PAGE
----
Friday, October 02, 2015

The Psychological Problems of the Comfortably Well Off

I have been reading Jonathan McCalmont's blog. It's called Ruthless Culture, and I keep misremembering the name as Cruel Culture. Anyway, a bright and thoughtful guy. He has almost convinced me that everything I have written in defense of science fiction and popular culture is wrong. However, his most recent post is about a movie titled 45 Years, which he very much liked. It's about a couple about to celebrate their 45th wedding anniversary. In the course of the movie the wife discovers that her husband has been mourning for -- and obsessed by -- a former girl friend who fell into a glacial crevasse and died. This calls into question her entire married life and her life. I haven't seen the movie and don't intend to, but it sounds like a New Yorker short story from 50 years ago, back when I read The New Yorker. My question is, why should I care about these people and their problems? Why should the emotional problems of the educated upper middle class interest me at all? If I want nuanced exploration of personal lives I can read Henry James, and I have. I realize I sound like a philistine. But Captain America is dealing with the changes in America since WWII and with the realization that his beloved country has been infiltrated by Nazis, who are running the government. I'd call these real and serious problems.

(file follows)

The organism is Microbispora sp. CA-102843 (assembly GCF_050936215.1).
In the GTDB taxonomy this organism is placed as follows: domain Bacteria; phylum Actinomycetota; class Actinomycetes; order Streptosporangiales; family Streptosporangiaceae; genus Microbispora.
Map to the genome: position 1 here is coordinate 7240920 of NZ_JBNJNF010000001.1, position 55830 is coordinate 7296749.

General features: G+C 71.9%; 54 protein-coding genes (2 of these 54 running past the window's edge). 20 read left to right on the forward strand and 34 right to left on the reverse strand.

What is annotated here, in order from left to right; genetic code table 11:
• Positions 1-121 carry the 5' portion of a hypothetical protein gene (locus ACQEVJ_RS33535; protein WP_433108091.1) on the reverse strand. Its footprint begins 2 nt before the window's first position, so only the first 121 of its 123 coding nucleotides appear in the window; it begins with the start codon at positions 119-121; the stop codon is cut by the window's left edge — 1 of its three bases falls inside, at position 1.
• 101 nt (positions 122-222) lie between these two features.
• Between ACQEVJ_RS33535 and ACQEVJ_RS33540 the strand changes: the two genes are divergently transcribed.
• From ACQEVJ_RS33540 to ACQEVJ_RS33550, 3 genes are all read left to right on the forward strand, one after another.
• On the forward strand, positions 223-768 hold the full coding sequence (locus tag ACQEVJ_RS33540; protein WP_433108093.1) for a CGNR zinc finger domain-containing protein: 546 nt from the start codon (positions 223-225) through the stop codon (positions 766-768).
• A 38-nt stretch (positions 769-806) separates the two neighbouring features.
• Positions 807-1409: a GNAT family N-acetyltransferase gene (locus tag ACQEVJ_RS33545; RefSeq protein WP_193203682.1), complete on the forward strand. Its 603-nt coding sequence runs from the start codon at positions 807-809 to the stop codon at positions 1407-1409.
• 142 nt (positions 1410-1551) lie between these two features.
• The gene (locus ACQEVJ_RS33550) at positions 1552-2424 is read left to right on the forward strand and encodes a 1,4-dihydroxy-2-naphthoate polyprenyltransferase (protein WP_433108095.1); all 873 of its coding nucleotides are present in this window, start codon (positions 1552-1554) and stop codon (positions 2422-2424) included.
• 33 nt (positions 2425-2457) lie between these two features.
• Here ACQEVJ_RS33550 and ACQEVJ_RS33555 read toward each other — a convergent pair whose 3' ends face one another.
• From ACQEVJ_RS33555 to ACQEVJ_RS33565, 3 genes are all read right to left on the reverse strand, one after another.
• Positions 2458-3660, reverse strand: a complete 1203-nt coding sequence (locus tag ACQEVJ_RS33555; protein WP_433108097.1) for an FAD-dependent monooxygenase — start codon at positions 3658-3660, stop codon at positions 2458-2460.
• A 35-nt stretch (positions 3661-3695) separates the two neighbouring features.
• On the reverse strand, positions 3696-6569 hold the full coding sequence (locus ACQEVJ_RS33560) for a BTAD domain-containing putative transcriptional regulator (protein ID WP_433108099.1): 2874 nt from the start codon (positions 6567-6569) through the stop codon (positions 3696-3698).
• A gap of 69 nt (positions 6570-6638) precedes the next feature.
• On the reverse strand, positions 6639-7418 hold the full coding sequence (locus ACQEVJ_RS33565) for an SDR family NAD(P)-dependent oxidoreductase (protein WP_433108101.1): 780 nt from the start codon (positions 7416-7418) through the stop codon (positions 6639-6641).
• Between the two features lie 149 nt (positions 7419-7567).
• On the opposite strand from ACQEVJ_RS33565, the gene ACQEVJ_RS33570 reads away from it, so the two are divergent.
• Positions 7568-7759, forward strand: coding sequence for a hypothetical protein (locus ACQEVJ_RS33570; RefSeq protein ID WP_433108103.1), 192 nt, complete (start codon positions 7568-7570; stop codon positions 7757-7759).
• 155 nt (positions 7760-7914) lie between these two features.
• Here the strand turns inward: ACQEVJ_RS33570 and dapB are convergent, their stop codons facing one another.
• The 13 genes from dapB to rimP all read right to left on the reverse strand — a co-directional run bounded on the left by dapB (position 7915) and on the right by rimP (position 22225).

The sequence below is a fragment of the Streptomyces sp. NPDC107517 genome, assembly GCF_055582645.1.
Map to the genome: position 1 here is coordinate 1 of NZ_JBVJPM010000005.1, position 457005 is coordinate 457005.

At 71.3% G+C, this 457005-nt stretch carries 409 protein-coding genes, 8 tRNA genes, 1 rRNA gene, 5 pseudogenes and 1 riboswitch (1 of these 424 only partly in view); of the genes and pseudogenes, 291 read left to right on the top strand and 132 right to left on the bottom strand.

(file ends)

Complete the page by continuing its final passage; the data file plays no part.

When I was a kid, the real issues -- the ones under the Father Knows Best surface -- were McCarthyism and the threat of nuclear holocaust. Now the real issues are the war against terrorism and its witch hunting and global warming.

Finding out that your marriage is a sham is very sad, but chances are good that 19th century European novelists covered the topic.

I like murder mysteries that deal with personal problems. A dysfunctional family gets a lot zippier if you add a corpse and a question. Who done it? But murder mysteries with political content are even more interesting. Hammett and Chandler wrote about corruption. The more recent women writers have written about feminist issues -- if only by taking over the tough guy mystery.

Patrick has been reading Sinclair Lewis. Babbitt is about the psychological problems of a person who is financially comfortable, but it is also about how incredibly sterile life in Midwestern, middle class America was at the time. That is a point worth making.

Wednesday, September 23, 2015


It's always a bit sad when one puts together a long, thoughtful post and there is a comment, and one thinks, "Aha, the conversation is continuing." Then the comment turns out to be robotic praise, leading into some kind of selling...

Monday, September 21, 2015